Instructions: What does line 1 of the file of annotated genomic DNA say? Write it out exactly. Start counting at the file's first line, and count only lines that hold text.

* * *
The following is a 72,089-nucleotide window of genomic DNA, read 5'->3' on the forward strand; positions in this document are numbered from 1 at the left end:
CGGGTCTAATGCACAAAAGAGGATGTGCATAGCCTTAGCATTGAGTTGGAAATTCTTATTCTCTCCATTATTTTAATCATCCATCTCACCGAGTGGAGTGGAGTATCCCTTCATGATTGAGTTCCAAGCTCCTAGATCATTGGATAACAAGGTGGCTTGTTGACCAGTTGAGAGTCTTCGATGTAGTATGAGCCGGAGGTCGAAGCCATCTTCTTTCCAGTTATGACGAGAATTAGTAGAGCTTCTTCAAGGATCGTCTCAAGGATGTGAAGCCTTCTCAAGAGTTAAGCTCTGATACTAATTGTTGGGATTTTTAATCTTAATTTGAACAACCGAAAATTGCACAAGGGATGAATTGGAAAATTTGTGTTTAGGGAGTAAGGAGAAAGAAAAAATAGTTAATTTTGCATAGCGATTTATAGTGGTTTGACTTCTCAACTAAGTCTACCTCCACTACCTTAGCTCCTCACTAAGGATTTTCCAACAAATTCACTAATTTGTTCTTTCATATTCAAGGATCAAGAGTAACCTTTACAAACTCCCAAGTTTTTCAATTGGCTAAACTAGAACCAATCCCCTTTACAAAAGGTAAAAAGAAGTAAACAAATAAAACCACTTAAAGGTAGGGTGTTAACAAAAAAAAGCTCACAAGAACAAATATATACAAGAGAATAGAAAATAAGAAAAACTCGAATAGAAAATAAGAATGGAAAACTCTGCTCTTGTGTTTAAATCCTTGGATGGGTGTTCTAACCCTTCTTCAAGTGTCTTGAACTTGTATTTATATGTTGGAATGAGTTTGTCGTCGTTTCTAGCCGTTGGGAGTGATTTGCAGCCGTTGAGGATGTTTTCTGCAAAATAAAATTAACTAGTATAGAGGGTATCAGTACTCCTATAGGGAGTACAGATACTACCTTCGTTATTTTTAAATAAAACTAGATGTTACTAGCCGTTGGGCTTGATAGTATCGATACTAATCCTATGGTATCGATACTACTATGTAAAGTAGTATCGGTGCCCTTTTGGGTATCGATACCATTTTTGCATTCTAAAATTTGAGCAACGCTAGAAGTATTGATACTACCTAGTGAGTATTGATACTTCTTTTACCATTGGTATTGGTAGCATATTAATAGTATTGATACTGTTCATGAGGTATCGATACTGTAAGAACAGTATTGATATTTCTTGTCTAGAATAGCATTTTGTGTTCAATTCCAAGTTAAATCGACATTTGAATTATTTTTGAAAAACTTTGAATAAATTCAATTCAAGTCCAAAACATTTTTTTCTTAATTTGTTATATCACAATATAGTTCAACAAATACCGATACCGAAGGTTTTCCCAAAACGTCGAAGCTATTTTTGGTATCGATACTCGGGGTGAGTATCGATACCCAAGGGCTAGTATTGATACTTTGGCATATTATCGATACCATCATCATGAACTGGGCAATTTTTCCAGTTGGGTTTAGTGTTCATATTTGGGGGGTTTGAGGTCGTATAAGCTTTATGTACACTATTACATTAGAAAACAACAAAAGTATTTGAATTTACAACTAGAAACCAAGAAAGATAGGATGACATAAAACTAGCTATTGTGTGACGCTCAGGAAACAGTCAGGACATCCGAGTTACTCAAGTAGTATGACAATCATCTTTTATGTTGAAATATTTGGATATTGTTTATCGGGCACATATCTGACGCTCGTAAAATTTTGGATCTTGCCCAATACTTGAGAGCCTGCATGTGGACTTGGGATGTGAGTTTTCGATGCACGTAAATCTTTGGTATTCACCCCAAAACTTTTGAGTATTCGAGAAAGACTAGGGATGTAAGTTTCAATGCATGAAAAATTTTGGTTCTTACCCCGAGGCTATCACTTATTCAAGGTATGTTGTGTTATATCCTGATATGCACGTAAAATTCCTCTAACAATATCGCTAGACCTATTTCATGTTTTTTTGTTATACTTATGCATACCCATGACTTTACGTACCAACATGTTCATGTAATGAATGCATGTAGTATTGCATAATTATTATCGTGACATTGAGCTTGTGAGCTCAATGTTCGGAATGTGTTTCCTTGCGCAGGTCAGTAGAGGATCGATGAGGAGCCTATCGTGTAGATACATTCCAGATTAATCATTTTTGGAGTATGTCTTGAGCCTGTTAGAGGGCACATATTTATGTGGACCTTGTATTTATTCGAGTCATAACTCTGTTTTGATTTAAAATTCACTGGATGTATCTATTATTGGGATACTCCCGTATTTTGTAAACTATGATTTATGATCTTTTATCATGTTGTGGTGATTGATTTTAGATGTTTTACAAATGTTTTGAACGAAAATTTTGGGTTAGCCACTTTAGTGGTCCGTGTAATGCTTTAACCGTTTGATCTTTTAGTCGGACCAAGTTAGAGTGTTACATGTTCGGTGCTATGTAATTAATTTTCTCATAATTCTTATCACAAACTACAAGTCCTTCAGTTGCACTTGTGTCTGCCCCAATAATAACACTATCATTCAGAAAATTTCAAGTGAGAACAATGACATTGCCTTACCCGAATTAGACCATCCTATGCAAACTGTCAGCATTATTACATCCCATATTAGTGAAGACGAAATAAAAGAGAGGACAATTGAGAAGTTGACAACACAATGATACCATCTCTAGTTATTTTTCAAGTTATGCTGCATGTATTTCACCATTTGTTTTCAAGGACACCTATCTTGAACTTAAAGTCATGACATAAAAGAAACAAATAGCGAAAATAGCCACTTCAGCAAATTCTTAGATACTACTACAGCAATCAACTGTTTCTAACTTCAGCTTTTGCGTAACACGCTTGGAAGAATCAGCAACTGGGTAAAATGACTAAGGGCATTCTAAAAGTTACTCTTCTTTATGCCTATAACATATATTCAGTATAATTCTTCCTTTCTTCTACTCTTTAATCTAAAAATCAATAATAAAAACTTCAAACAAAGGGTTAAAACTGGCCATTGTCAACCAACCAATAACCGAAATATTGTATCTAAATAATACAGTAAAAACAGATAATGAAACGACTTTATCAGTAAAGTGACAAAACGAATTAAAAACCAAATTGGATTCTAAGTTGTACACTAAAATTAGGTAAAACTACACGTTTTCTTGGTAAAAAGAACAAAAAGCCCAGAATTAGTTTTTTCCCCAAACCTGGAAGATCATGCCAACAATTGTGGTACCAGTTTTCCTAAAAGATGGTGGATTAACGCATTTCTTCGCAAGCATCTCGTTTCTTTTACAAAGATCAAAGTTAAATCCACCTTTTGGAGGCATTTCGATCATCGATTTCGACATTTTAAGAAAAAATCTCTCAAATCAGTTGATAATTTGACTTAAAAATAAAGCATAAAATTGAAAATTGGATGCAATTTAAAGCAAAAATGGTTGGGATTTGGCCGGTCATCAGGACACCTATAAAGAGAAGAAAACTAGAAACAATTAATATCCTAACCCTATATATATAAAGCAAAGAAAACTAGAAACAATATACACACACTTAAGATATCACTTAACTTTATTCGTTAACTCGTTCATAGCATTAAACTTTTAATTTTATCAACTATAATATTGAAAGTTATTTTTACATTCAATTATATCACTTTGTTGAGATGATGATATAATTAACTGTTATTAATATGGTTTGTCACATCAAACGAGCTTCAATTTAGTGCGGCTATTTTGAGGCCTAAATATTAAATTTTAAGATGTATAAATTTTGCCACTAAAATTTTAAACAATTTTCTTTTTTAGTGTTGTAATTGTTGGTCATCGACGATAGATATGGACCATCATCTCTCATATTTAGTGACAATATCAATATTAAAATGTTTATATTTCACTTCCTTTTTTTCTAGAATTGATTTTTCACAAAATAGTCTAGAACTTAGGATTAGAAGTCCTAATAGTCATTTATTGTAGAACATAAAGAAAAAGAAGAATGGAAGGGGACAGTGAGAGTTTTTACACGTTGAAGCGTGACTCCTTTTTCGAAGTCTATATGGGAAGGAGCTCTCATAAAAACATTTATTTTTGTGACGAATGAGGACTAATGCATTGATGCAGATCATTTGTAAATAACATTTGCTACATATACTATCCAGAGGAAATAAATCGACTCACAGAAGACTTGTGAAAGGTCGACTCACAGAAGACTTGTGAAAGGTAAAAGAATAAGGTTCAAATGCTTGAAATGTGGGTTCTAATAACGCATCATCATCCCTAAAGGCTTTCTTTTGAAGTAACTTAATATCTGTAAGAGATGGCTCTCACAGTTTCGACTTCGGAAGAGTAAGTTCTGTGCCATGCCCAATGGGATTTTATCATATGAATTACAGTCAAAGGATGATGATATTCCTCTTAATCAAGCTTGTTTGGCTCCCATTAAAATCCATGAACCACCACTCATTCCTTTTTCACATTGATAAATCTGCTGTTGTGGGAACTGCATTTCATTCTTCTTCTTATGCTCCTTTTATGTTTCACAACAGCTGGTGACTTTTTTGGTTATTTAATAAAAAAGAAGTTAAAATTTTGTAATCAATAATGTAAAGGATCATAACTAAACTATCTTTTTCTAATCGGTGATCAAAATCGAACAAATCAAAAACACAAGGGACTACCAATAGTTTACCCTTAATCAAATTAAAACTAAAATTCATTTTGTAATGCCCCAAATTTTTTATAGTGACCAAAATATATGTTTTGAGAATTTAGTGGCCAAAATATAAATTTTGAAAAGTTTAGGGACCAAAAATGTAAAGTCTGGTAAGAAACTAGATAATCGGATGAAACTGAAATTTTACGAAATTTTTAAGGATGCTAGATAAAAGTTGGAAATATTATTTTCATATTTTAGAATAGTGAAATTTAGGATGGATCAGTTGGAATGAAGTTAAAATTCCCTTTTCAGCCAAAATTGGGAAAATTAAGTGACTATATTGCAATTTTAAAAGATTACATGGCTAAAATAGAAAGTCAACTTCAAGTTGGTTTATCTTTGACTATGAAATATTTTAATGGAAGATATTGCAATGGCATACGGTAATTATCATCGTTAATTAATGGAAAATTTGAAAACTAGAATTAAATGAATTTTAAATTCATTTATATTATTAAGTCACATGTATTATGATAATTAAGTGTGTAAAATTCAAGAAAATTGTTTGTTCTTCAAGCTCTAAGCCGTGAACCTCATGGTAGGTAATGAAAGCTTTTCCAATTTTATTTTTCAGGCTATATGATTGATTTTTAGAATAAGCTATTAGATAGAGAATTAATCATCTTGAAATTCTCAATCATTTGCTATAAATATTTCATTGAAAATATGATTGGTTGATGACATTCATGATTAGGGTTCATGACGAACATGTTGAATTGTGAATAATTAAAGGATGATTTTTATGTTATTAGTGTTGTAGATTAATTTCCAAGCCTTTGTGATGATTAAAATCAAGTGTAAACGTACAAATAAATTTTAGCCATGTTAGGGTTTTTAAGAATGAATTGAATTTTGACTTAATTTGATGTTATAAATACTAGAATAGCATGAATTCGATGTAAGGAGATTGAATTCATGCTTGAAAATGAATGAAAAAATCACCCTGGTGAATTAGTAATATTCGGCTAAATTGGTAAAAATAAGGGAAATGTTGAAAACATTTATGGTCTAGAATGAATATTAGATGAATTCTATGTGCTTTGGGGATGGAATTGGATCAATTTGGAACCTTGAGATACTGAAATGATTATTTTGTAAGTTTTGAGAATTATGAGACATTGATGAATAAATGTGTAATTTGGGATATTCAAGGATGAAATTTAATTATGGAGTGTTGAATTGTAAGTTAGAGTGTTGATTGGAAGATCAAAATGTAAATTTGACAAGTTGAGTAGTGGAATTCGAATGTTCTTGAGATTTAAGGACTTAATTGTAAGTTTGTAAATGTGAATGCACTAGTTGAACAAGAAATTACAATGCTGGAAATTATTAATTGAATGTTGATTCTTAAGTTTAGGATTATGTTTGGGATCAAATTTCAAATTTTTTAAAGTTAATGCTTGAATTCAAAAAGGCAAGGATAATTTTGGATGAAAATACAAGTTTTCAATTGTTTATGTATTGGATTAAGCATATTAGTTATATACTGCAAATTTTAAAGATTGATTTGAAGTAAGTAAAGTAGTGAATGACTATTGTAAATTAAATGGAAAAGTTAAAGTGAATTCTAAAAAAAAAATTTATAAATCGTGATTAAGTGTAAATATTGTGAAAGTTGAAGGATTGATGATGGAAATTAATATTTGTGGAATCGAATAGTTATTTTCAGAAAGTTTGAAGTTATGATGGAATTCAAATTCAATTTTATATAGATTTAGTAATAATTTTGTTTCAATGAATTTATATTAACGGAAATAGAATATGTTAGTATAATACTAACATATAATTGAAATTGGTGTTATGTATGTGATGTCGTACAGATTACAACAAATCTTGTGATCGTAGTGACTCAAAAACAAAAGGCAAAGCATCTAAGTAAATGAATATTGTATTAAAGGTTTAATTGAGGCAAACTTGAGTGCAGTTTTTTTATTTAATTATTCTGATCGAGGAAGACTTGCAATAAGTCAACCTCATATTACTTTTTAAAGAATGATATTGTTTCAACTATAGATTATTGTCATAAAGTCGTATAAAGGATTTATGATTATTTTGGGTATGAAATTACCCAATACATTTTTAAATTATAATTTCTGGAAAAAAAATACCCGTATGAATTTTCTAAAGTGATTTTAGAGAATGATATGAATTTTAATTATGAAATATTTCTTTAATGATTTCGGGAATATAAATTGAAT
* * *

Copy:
The following is a 72,089-nucleotide window of genomic DNA, read 5'->3' on the forward strand; positions in this document are numbered from 1 at the left end: